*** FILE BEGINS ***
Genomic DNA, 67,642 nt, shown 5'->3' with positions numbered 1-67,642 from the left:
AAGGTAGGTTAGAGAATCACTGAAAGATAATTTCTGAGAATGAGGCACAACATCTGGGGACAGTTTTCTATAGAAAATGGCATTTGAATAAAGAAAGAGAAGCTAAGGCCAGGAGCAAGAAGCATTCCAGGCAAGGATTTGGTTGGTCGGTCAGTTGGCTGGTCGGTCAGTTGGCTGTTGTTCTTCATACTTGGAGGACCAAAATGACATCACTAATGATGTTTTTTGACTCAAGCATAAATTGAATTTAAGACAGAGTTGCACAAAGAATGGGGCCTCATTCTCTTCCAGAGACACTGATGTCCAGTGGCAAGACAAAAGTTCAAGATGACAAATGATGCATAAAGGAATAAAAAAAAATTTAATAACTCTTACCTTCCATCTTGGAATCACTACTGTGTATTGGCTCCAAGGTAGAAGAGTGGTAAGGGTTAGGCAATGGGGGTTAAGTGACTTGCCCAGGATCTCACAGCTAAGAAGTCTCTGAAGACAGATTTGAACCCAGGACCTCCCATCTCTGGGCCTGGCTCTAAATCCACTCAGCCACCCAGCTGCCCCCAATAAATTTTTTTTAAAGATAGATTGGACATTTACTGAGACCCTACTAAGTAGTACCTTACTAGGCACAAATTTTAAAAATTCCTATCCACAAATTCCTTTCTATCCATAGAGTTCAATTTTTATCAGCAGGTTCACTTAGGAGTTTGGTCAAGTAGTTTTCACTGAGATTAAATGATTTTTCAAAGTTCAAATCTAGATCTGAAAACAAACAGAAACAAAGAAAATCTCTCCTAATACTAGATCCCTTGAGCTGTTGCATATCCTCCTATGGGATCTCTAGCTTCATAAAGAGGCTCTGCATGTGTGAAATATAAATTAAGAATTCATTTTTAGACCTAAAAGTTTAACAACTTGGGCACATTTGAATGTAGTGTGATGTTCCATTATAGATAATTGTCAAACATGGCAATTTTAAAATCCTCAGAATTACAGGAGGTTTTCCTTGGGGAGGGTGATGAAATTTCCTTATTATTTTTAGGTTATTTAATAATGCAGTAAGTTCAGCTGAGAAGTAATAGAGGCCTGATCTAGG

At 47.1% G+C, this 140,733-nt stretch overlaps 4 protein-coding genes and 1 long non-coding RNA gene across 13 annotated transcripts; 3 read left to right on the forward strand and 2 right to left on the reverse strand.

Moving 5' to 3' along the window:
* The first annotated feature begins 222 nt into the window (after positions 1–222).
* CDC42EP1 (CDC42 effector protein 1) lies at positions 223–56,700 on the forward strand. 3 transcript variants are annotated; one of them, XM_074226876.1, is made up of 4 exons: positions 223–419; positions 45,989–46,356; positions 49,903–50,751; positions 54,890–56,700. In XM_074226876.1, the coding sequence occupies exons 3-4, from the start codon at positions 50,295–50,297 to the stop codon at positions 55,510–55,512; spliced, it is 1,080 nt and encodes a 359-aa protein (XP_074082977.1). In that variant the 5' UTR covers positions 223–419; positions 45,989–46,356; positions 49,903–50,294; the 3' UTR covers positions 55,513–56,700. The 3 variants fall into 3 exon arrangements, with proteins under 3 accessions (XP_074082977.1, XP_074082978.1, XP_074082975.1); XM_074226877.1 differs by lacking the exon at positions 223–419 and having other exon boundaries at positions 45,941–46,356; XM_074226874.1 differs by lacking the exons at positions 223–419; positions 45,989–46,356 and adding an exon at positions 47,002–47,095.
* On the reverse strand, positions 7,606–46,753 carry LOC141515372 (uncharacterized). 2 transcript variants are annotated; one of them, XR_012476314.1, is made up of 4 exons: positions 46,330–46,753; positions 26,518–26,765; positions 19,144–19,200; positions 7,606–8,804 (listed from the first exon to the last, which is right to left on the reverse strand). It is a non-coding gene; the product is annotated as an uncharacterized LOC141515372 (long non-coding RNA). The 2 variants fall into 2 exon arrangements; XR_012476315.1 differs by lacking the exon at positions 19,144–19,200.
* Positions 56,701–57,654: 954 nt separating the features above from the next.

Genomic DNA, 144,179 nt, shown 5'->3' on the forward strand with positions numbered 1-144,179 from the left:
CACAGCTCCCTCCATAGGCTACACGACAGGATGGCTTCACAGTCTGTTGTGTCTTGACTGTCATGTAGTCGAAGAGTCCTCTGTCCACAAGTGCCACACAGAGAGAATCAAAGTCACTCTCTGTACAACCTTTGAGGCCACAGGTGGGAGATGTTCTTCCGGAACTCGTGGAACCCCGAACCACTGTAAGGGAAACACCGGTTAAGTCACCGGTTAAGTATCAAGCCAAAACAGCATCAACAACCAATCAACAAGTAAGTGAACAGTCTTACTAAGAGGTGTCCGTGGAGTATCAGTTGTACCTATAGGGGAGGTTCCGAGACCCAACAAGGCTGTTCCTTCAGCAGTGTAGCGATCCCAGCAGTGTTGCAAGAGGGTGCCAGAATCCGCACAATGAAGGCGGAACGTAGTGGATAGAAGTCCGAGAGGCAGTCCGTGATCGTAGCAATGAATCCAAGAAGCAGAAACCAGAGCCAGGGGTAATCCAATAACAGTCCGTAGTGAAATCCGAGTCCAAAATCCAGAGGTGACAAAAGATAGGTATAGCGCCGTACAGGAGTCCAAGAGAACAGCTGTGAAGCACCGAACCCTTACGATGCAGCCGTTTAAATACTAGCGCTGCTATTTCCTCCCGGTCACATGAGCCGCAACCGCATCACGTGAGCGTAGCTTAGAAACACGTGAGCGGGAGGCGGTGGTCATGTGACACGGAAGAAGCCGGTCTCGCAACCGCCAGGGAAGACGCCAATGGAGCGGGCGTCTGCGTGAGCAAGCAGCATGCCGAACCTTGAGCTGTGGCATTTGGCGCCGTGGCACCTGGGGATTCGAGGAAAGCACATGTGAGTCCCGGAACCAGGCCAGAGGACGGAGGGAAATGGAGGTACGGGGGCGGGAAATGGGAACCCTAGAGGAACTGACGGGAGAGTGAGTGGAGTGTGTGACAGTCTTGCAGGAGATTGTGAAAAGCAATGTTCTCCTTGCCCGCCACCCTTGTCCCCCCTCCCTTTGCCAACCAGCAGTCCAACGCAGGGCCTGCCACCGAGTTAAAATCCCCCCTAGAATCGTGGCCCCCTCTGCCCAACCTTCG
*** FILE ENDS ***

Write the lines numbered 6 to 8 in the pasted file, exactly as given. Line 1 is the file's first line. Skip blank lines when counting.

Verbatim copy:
* CDC42EP1 (CDC42 effector protein 1) lies at positions 223–56,700 on the forward strand. 3 transcript variants are annotated; one of them, XM_074226876.1, is made up of 4 exons: positions 223–419; positions 45,989–46,356; positions 49,903–50,751; positions 54,890–56,700. In XM_074226876.1, the coding sequence occupies exons 3-4, from the start codon at positions 50,295–50,297 to the stop codon at positions 55,510–55,512; spliced, it is 1,080 nt and encodes a 359-aa protein (XP_074082977.1). In that variant the 5' UTR covers positions 223–419; positions 45,989–46,356; positions 49,903–50,294; the 3' UTR covers positions 55,513–56,700. The 3 variants fall into 3 exon arrangements, with proteins under 3 accessions (XP_074082977.1, XP_074082978.1, XP_074082975.1); XM_074226877.1 differs by lacking the exon at positions 223–419 and having other exon boundaries at positions 45,941–46,356; XM_074226874.1 differs by lacking the exons at positions 223–419; positions 45,989–46,356 and adding an exon at positions 47,002–47,095.
* On the reverse strand, positions 7,606–46,753 carry LOC141515372 (uncharacterized). 2 transcript variants are annotated; one of them, XR_012476314.1, is made up of 4 exons: positions 46,330–46,753; positions 26,518–26,765; positions 19,144–19,200; positions 7,606–8,804 (listed from the first exon to the last, which is right to left on the reverse strand). It is a non-coding gene; the product is annotated as an uncharacterized LOC141515372 (long non-coding RNA). The 2 variants fall into 2 exon arrangements; XR_012476315.1 differs by lacking the exon at positions 19,144–19,200.
* Positions 56,701–57,654: 954 nt separating the features above from the next.